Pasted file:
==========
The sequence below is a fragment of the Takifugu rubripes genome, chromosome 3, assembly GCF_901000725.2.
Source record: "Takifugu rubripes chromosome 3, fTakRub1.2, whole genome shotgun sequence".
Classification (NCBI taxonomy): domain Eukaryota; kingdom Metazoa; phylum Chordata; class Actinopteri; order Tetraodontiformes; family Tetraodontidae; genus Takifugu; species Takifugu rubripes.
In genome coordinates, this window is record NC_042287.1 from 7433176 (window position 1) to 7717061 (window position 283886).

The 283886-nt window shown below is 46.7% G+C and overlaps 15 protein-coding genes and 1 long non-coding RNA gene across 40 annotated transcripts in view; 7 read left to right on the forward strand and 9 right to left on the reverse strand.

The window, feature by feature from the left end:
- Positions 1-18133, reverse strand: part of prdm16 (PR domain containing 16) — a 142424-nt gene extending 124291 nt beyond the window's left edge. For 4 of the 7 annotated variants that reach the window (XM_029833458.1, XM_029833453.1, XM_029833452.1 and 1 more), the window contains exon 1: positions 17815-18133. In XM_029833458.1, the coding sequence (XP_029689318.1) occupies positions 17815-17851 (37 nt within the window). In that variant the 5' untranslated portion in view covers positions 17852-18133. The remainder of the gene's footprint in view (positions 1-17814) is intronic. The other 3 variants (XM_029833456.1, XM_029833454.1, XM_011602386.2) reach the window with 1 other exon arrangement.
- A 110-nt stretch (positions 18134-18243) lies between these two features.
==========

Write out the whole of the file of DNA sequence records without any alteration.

The sequence below is a fragment of the Takifugu rubripes genome, chromosome 3, assembly GCF_901000725.2.
Source record: "Takifugu rubripes chromosome 3, fTakRub1.2, whole genome shotgun sequence".
Classification (NCBI taxonomy): domain Eukaryota; kingdom Metazoa; phylum Chordata; class Actinopteri; order Tetraodontiformes; family Tetraodontidae; genus Takifugu; species Takifugu rubripes.
In genome coordinates, this window is record NC_042287.1 from 7433176 (window position 1) to 7717061 (window position 283886).

The 283886-nt window shown below is 46.7% G+C and overlaps 15 protein-coding genes and 1 long non-coding RNA gene across 40 annotated transcripts in view; 7 read left to right on the forward strand and 9 right to left on the reverse strand.

The window, feature by feature from the left end:
- Positions 1-18133, reverse strand: part of prdm16 (PR domain containing 16) — a 142424-nt gene extending 124291 nt beyond the window's left edge. For 4 of the 7 annotated variants that reach the window (XM_029833458.1, XM_029833453.1, XM_029833452.1 and 1 more), the window contains exon 1: positions 17815-18133. In XM_029833458.1, the coding sequence (XP_029689318.1) occupies positions 17815-17851 (37 nt within the window). In that variant the 5' untranslated portion in view covers positions 17852-18133. The remainder of the gene's footprint in view (positions 1-17814) is intronic. The other 3 variants (XM_029833456.1, XM_029833454.1, XM_011602386.2) reach the window with 1 other exon arrangement.
- A 110-nt stretch (positions 18134-18243) lies between these two features.